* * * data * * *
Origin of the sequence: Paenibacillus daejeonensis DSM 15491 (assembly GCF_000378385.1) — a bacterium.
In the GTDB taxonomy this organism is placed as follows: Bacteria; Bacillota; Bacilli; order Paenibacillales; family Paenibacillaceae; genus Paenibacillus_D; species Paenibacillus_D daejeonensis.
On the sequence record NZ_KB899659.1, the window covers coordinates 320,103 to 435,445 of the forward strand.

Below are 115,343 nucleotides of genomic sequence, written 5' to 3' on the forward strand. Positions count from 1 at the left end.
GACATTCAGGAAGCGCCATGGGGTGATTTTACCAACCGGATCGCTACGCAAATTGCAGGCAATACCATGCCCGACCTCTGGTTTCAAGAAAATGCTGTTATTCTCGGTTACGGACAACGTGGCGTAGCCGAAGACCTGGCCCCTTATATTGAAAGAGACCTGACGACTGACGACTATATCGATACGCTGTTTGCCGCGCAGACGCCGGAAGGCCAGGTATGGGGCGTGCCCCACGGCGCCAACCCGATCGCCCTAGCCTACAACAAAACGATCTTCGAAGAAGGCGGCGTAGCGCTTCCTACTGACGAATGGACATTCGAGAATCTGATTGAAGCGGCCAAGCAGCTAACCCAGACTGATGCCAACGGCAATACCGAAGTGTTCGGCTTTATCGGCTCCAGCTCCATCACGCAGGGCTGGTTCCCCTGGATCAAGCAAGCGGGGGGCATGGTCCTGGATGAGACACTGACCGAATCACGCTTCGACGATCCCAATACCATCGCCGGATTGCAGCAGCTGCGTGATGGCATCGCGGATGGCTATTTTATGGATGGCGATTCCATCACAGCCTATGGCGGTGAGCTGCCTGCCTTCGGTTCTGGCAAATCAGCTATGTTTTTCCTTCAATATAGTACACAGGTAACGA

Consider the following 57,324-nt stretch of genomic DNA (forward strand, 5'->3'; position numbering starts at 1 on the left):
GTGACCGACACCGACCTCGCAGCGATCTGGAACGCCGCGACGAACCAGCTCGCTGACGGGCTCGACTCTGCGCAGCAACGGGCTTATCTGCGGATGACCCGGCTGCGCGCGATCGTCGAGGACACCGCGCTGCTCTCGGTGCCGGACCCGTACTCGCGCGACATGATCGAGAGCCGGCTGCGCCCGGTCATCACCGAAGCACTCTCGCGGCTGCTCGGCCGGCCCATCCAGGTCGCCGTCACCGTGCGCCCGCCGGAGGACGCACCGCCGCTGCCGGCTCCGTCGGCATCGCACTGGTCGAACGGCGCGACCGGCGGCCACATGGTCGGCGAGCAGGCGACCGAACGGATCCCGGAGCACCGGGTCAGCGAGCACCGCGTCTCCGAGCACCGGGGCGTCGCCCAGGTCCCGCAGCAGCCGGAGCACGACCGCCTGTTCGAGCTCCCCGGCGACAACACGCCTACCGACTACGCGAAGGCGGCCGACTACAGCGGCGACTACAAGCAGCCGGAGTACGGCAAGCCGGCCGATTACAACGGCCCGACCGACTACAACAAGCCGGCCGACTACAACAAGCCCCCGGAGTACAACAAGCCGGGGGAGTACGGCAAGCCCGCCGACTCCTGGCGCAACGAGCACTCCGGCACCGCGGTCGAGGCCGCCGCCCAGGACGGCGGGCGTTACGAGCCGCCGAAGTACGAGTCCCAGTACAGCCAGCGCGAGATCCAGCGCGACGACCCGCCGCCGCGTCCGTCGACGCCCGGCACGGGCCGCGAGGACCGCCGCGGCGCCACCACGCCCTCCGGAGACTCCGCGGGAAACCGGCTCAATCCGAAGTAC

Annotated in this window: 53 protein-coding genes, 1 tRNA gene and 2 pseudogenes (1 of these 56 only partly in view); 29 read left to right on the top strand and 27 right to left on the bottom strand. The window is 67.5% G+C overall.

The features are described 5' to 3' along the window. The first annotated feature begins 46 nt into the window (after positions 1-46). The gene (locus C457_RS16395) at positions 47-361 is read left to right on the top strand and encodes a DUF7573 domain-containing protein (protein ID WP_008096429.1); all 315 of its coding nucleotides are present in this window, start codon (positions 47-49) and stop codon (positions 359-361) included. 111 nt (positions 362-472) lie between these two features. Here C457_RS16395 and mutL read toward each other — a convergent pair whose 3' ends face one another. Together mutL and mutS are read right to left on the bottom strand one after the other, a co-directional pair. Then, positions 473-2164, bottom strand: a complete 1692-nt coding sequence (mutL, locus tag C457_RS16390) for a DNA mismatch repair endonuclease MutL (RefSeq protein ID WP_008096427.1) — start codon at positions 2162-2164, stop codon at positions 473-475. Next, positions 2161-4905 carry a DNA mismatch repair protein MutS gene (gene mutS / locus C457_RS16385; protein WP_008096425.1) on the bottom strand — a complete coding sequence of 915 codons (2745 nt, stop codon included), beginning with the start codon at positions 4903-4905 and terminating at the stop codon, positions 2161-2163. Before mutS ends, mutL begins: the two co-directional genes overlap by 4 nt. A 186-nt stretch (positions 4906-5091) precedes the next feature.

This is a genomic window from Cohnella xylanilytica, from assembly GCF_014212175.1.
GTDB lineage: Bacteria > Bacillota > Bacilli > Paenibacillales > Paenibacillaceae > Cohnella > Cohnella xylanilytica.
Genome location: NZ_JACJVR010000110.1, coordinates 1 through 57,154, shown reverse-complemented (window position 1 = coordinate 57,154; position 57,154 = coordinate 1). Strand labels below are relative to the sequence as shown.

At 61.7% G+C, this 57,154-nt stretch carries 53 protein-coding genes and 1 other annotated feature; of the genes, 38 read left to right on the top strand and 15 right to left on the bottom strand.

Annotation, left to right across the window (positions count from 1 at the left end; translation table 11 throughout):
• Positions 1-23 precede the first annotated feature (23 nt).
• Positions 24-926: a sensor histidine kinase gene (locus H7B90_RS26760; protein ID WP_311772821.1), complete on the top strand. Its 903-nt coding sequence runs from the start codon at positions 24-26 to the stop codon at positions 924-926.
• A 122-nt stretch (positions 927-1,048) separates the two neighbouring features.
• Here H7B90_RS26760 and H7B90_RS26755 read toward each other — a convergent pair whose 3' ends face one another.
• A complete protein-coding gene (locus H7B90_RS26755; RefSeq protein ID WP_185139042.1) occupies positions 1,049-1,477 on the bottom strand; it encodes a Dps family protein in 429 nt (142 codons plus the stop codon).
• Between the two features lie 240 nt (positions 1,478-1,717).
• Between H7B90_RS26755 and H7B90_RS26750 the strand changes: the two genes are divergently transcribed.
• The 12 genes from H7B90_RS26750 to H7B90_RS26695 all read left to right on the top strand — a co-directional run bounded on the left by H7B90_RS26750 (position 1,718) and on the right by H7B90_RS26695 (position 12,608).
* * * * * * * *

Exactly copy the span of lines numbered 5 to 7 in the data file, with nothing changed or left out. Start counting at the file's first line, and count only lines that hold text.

GACATTCAGGAAGCGCCATGGGGTGATTTTACCAACCGGATCGCTACGCAAATTGCAGGCAATACCATGCCCGACCTCTGGTTTCAAGAAAATGCTGTTATTCTCGGTTACGGACAACGTGGCGTAGCCGAAGACCTGGCCCCTTATATTGAAAGAGACCTGACGACTGACGACTATATCGATACGCTGTTTGCCGCGCAGACGCCGGAAGGCCAGGTATGGGGCGTGCCCCACGGCGCCAACCCGATCGCCCTAGCCTACAACAAAACGATCTTCGAAGAAGGCGGCGTAGCGCTTCCTACTGACGAATGGACATTCGAGAATCTGATTGAAGCGGCCAAGCAGCTAACCCAGACTGATGCCAACGGCAATACCGAAGTGTTCGGCTTTATCGGCTCCAGCTCCATCACGCAGGGCTGGTTCCCCTGGATCAAGCAAGCGGGGGGCATGGTCCTGGATGAGACACTGACCGAATCACGCTTCGACGATCCCAATACCATCGCCGGATTGCAGCAGCTGCGTGATGGCATCGCGGATGGCTATTTTATGGATGGCGATTCCATCACAGCCTATGGCGGTGAGCTGCCTGCCTTCGGTTCTGGCAAATCAGCTATGTTTTTCCTTCAATATAGTACACAGGTAACGA

Consider the following 57,324-nt stretch of genomic DNA (forward strand, 5'->3'; position numbering starts at 1 on the left):
GTGACCGACACCGACCTCGCAGCGATCTGGAACGCCGCGACGAACCAGCTCGCTGACGGGCTCGACTCTGCGCAGCAACGGGCTTATCTGCGGATGACCCGGCTGCGCGCGATCGTCGAGGACACCGCGCTGCTCTCGGTGCCGGACCCGTACTCGCGCGACATGATCGAGAGCCGGCTGCGCCCGGTCATCACCGAAGCACTCTCGCGGCTGCTCGGCCGGCCCATCCAGGTCGCCGTCACCGTGCGCCCGCCGGAGGACGCACCGCCGCTGCCGGCTCCGTCGGCATCGCACTGGTCGAACGGCGCGACCGGCGGCCACATGGTCGGCGAGCAGGCGACCGAACGGATCCCGGAGCACCGGGTCAGCGAGCACCGCGTCTCCGAGCACCGGGGCGTCGCCCAGGTCCCGCAGCAGCCGGAGCACGACCGCCTGTTCGAGCTCCCCGGCGACAACACGCCTACCGACTACGCGAAGGCGGCCGACTACAGCGGCGACTACAAGCAGCCGGAGTACGGCAAGCCGGCCGATTACAACGGCCCGACCGACTACAACAAGCCGGCCGACTACAACAAGCCCCCGGAGTACAACAAGCCGGGGGAGTACGGCAAGCCCGCCGACTCCTGGCGCAACGAGCACTCCGGCACCGCGGTCGAGGCCGCCGCCCAGGACGGCGGGCGTTACGAGCCGCCGAAGTACGAGTCCCAGTACAGCCAGCGCGAGATCCAGCGCGACGACCCGCCGCCGCGTCCGTCGACGCCCGGCACGGGCCGCGAGGACCGCCGCGGCGCCACCACGCCCTCCGGAGACTCCGCGGGAAACCGGCTCAATCCGAAGTAC